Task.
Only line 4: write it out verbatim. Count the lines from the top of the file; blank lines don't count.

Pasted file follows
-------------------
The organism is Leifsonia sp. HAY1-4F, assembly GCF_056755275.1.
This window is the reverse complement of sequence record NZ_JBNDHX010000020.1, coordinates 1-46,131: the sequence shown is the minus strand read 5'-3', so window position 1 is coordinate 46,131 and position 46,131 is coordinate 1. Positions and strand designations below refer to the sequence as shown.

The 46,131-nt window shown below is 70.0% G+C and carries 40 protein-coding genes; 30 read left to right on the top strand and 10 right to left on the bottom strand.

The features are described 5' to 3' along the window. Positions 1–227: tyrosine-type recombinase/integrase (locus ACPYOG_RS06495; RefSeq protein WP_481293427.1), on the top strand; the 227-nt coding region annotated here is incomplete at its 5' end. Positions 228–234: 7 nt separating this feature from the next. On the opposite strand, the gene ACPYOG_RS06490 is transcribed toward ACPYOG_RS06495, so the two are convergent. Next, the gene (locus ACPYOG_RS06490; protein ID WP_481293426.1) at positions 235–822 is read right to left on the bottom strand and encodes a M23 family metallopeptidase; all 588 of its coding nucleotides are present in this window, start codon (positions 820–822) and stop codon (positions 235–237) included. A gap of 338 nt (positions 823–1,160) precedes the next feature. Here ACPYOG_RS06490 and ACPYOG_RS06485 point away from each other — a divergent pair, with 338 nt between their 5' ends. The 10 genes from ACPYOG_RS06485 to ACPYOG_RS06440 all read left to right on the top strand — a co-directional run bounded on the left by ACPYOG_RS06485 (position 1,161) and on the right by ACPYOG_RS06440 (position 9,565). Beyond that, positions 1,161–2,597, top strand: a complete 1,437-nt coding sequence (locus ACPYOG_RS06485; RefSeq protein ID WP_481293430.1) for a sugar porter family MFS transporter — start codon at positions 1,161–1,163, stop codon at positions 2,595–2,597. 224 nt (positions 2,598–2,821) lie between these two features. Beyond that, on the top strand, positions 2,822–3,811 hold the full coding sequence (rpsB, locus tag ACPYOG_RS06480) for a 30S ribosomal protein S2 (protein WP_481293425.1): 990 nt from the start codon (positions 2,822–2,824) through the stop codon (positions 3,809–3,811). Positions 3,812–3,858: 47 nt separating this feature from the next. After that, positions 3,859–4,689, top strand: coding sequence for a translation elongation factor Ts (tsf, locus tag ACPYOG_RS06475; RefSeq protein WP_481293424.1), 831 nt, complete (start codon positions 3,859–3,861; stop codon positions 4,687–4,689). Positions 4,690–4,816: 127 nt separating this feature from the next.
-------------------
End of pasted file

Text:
The features are described 5' to 3' along the window. Positions 1–227: tyrosine-type recombinase/integrase (locus ACPYOG_RS06495; RefSeq protein WP_481293427.1), on the top strand; the 227-nt coding region annotated here is incomplete at its 5' end. Positions 228–234: 7 nt separating this feature from the next. On the opposite strand, the gene ACPYOG_RS06490 is transcribed toward ACPYOG_RS06495, so the two are convergent. Next, the gene (locus ACPYOG_RS06490; protein ID WP_481293426.1) at positions 235–822 is read right to left on the bottom strand and encodes a M23 family metallopeptidase; all 588 of its coding nucleotides are present in this window, start codon (positions 820–822) and stop codon (positions 235–237) included. A gap of 338 nt (positions 823–1,160) precedes the next feature. Here ACPYOG_RS06490 and ACPYOG_RS06485 point away from each other — a divergent pair, with 338 nt between their 5' ends. The 10 genes from ACPYOG_RS06485 to ACPYOG_RS06440 all read left to right on the top strand — a co-directional run bounded on the left by ACPYOG_RS06485 (position 1,161) and on the right by ACPYOG_RS06440 (position 9,565). Beyond that, positions 1,161–2,597, top strand: a complete 1,437-nt coding sequence (locus ACPYOG_RS06485; RefSeq protein ID WP_481293430.1) for a sugar porter family MFS transporter — start codon at positions 1,161–1,163, stop codon at positions 2,595–2,597. 224 nt (positions 2,598–2,821) lie between these two features. Beyond that, on the top strand, positions 2,822–3,811 hold the full coding sequence (rpsB, locus tag ACPYOG_RS06480) for a 30S ribosomal protein S2 (protein WP_481293425.1): 990 nt from the start codon (positions 2,822–2,824) through the stop codon (positions 3,809–3,811). Positions 3,812–3,858: 47 nt separating this feature from the next. After that, positions 3,859–4,689, top strand: coding sequence for a translation elongation factor Ts (tsf, locus tag ACPYOG_RS06475; RefSeq protein WP_481293424.1), 831 nt, complete (start codon positions 3,859–3,861; stop codon positions 4,687–4,689). Positions 4,690–4,816: 127 nt separating this feature from the next.